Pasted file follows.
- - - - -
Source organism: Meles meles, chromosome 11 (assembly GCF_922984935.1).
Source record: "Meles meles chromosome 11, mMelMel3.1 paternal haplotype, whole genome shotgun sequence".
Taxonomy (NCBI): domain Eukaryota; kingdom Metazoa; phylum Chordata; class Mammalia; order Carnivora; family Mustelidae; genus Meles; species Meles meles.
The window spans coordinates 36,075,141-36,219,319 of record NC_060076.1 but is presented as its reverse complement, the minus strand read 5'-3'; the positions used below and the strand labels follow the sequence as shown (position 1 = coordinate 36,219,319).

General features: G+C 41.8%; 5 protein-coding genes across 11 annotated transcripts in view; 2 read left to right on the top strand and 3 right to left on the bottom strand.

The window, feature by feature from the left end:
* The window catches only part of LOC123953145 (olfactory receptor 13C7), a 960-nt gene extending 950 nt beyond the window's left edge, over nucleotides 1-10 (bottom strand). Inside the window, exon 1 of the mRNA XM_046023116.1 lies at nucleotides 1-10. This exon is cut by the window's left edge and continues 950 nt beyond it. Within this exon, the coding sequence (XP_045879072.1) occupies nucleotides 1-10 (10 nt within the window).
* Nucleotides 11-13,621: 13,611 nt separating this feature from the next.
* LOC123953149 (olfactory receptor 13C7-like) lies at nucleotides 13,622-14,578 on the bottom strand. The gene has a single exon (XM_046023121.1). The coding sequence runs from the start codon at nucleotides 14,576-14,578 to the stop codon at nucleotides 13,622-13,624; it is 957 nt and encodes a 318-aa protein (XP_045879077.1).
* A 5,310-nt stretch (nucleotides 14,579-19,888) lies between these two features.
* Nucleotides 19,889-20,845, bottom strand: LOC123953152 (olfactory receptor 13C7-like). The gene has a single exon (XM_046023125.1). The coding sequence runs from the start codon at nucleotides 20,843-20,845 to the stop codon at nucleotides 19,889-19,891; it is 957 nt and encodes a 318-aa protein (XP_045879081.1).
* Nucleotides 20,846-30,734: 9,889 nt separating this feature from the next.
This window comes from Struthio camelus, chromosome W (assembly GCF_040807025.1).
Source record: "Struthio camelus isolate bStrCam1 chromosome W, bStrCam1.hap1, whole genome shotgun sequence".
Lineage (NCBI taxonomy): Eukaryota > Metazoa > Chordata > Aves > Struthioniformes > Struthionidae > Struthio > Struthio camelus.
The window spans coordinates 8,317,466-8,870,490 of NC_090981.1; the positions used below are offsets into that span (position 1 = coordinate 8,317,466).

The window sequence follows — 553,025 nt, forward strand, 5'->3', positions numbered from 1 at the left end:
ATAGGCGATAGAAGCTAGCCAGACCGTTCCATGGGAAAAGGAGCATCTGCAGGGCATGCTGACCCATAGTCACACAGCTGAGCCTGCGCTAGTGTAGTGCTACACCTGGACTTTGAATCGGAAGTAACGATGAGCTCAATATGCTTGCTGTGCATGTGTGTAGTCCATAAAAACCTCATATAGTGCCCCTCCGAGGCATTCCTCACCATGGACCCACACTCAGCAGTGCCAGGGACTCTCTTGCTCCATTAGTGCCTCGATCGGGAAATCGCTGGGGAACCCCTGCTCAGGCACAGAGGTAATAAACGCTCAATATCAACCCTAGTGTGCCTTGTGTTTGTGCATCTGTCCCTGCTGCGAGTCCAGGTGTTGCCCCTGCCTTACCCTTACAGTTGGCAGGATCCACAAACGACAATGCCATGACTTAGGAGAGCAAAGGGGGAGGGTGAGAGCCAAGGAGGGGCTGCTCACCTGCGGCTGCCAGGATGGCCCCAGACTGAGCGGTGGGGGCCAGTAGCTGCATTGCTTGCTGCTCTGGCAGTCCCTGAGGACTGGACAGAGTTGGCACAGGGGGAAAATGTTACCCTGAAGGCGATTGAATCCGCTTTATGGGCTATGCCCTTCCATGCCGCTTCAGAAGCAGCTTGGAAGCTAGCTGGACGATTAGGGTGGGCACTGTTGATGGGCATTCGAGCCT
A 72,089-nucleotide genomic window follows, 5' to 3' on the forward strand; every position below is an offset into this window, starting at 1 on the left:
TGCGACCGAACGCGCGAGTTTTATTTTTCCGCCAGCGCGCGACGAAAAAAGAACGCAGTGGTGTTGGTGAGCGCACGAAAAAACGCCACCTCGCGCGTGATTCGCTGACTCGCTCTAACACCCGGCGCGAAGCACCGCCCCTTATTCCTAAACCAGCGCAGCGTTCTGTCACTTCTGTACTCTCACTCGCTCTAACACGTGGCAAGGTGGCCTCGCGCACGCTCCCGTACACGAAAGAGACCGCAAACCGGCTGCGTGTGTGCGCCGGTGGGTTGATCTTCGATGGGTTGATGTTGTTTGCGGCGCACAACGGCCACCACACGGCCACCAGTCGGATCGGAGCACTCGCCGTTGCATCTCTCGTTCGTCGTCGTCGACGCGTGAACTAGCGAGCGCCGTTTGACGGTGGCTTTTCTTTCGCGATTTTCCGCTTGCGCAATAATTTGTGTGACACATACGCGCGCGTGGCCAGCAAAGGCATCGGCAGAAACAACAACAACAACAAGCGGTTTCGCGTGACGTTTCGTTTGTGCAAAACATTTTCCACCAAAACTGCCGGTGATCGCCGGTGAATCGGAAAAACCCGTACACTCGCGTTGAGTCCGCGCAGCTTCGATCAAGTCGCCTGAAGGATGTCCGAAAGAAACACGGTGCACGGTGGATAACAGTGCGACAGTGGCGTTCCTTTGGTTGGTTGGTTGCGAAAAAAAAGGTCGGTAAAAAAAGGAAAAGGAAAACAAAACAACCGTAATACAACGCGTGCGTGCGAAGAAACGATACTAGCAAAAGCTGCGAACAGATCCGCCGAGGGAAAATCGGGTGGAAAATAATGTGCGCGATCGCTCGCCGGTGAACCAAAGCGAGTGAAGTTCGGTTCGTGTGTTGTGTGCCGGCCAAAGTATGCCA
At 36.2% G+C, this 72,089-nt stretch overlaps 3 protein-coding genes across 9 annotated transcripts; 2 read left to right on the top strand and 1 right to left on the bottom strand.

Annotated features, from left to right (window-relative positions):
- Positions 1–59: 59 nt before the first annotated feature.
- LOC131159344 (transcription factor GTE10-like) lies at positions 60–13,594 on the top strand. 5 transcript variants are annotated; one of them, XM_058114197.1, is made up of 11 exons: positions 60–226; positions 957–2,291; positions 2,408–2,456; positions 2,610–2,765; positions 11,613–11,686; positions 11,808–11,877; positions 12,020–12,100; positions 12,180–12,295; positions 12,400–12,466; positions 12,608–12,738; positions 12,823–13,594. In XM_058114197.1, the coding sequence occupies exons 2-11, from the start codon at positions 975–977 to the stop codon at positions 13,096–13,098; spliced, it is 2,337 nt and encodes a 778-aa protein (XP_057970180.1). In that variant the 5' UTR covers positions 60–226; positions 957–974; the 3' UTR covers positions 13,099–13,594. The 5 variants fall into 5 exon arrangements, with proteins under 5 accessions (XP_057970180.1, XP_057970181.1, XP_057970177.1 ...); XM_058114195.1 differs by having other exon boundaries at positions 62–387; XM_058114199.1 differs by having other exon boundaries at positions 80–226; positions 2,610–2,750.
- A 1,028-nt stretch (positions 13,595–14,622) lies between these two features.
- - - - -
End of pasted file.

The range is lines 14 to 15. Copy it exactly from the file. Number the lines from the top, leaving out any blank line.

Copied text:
Source record: "Struthio camelus isolate bStrCam1 chromosome W, bStrCam1.hap1, whole genome shotgun sequence".
Lineage (NCBI taxonomy): Eukaryota > Metazoa > Chordata > Aves > Struthioniformes > Struthionidae > Struthio > Struthio camelus.